Italy. It ain’t just art!

My trip is so busy and is going so fast that it’s been hard to catch up. I spent about 2 weeks in Italy, part of the time traveling with a Seattle friend and part of the time visiting a friend I met (and haven’t seen) for 12 years.

I left London and landed in Florence (where I stayed in a 16th century mini palazzo of one of the former ladies in waiting of the Medicis), then onto Siena, San Gimignano (the towers there pre-dated Manhattan’s by a few centuries), Pisa, Lucca, Manarola and Vernazza in the Cinque Terre, Santa Margherita and Portfofino and my friend Fiamma in Genova. Little tastes of a lot of places and of course, a lot of good food.

All of the art is in Florence. I finally got to stare at David’s perfect butt for as long as I wanted and it’s hard to get enough of the tiny, twisting medieval streets of Italian cities.

Someone else's 15th century butt. It looks like my big marble hand going to grab him, but alas, I couldn't reach, just admire from afar.

Someone else’s 15th century butt. It looks like my big marble hand going to grab him, but alas, I couldn’t reach, just admire from afar.

It’s almost overwhelming to describe the beauty of Tuscany. There is art everywhere you look: frescoed onto walls, stuck in the corners of buildings and mosaiced on the streets. The buildings themselves, in burnt oranges, with rising towers, and if religious, in bands of black and white made me always keep an eye out for tiny details. You could spend your life in a city, it seems, and never find all of the art.

Picture perfect Lucca

Picture perfect Lucca

After wandering around Florence and Lucca, a city bequeathed to the sister of Napoleon, who decided that the city’s ancient wall should be a thoroughfare to walk, bike and course around, we headed to the Cinque Terre. I admit, I had never heard of this part of Italy, but, apparently the tourists (and Rick Steves) have. Regardless, this grouping of 5 tiny towns clinging to cliffs that overlook the Ligurian Sea were the purest type of beauty. Rugged and tiny, it was hard to stop gaping once we arrived.
What possessed them to build there?

What possessed them to build there?

After venturing toward a final stop in Santa Margherita, we decided to walk over to Portofino, vacationland for the rich and famous. After arriving and taking a bunch of photos of this pretty little town (because there’s nothing else to do) we looked at the bus schedule and realized we’d missed the 8:20pm bus by 10 minutes and the next bus didn’t leave until 11:15pm. Slightly deterred, due to the reputation of Portofino’s expensive clientele, we had no choice but to venture to a restaurant on the harbor to eat, drink (water only) and be merry. All told, our meals weren’t outrageously expensive (pizza and pasta for 15 euros each is doable) but we were shocked to discover that a bottle of plain water in Portofino cost 10 euros, as did a small basket of bread and breadsticks.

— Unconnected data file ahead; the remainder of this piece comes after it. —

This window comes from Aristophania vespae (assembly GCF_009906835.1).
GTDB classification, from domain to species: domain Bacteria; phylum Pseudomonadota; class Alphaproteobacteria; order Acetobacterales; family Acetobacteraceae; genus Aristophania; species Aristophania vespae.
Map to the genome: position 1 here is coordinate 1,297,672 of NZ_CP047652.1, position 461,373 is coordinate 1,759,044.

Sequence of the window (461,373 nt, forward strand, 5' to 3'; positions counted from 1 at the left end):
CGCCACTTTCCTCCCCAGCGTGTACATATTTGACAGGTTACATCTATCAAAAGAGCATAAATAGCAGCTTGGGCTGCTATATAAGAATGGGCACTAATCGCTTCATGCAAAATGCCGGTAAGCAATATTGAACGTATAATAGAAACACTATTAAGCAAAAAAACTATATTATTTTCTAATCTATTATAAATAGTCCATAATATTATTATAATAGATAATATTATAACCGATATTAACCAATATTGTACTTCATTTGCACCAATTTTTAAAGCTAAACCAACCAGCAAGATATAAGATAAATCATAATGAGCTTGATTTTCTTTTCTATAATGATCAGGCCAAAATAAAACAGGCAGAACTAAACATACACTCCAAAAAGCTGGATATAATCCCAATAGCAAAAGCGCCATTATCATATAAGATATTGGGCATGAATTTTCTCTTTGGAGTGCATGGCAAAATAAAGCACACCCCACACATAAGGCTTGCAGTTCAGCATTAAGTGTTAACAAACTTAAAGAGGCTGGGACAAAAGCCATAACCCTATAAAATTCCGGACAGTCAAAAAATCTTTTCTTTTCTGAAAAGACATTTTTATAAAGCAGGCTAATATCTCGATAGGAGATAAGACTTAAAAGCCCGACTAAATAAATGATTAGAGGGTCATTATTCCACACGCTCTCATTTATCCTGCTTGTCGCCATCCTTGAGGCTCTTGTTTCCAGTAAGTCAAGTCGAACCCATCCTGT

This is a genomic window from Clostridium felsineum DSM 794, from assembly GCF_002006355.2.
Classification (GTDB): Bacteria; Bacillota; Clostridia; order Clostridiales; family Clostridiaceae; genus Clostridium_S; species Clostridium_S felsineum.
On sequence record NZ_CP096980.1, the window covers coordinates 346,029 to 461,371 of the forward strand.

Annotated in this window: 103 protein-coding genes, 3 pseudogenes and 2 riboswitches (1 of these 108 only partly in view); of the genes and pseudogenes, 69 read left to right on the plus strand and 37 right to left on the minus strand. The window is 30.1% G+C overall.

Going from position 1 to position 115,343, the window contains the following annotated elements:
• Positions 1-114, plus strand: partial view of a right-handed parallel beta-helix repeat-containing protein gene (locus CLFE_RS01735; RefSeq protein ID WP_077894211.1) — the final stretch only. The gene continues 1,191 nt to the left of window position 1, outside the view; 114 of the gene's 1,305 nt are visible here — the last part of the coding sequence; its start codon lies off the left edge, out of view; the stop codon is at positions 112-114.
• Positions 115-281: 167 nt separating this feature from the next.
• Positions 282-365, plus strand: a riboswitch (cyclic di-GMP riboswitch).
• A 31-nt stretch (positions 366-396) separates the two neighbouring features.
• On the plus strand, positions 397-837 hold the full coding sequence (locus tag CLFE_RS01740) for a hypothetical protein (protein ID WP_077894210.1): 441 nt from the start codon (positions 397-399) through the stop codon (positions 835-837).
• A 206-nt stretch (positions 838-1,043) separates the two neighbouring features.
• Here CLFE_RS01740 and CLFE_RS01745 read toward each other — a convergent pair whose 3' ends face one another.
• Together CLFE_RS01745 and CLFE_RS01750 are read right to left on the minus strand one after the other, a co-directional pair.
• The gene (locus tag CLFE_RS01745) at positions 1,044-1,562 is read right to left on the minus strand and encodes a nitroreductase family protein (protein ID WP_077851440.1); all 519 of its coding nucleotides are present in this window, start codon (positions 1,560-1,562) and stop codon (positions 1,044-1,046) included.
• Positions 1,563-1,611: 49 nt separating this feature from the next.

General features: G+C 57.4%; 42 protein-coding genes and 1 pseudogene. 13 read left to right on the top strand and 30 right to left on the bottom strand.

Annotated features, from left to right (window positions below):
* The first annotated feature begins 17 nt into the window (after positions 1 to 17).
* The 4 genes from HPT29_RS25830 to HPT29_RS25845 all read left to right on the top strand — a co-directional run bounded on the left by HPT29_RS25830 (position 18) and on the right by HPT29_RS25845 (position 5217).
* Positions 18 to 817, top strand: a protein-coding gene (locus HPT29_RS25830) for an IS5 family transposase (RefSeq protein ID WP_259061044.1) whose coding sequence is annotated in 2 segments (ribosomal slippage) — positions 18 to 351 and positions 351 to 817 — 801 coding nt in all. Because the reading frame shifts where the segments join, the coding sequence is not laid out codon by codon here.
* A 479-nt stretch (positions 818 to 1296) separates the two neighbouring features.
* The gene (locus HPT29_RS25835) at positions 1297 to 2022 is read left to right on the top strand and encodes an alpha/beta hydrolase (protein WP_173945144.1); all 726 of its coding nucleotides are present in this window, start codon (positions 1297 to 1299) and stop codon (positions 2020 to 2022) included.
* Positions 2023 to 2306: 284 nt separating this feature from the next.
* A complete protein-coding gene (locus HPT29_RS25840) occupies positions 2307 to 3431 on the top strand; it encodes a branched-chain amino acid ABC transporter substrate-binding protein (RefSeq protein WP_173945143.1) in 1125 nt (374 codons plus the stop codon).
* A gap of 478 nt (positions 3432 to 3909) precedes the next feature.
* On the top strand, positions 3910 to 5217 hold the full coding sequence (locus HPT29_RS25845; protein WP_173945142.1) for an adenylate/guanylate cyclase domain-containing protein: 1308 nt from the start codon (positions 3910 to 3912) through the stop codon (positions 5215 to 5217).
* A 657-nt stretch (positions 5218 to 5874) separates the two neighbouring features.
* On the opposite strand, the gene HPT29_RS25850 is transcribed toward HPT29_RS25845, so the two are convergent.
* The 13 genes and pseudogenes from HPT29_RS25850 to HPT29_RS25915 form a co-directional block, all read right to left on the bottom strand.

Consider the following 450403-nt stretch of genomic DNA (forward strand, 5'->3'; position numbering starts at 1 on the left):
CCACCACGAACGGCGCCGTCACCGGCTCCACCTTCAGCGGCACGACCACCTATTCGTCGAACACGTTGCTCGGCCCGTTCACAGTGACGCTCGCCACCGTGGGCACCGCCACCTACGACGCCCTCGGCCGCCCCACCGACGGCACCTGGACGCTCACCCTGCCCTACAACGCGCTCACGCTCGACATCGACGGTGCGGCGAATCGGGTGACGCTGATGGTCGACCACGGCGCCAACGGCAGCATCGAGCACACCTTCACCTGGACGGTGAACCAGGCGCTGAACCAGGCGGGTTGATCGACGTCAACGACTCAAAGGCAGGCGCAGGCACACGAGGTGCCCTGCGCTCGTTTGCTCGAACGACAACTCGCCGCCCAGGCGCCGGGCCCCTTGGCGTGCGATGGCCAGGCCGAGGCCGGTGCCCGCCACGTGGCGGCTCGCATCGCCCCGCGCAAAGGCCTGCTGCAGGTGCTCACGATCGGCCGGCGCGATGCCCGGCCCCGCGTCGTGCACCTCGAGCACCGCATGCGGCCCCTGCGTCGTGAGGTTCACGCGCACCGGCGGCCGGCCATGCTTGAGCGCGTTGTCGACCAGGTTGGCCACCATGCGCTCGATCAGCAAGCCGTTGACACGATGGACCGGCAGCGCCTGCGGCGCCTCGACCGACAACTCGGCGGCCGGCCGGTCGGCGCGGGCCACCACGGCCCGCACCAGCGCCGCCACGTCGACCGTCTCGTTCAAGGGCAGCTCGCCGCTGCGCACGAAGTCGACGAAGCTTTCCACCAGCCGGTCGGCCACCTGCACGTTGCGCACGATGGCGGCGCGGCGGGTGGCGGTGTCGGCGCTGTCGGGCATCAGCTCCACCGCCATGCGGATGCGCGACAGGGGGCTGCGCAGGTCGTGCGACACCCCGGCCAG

I happily ventured from there to Genova (we say Genoa) to visit a friend I met in Mexico 12 years ago, who has twin, 3-year old boys. Three nights left me so confused. The kids don’t quite speak, but manage Italian and their own personal language when they do. (one twin loves motos, and his word for fast is a verb he made up that sounds like brrrrrruuumay. The other realizing I didn’t understand Italian decided to teach me all of the words he knew by pointing around his room saying “aquell la porta, aquell el cavallo (that is the door, that is the horse), I spoke to my friend in Spanish and her husband in English, so needless to say, sentences came out sounding something like “Quieres mangiare a little pizza, today?”

I am now near Santiago de Compostela visiting my cousins and am on my way to Madrid for my final stop in this 3 country tour (a 3 country tour).

Look at me! I'm in Italy!

Look at me! I’m in Italy!

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One thought on “Italy. It ain’t just art!

  1. lopa

    You look so sunny and happy! What a heavenly trip! It’s going to be hard to come home. Can’t wait to see you and hear the stories first hand.

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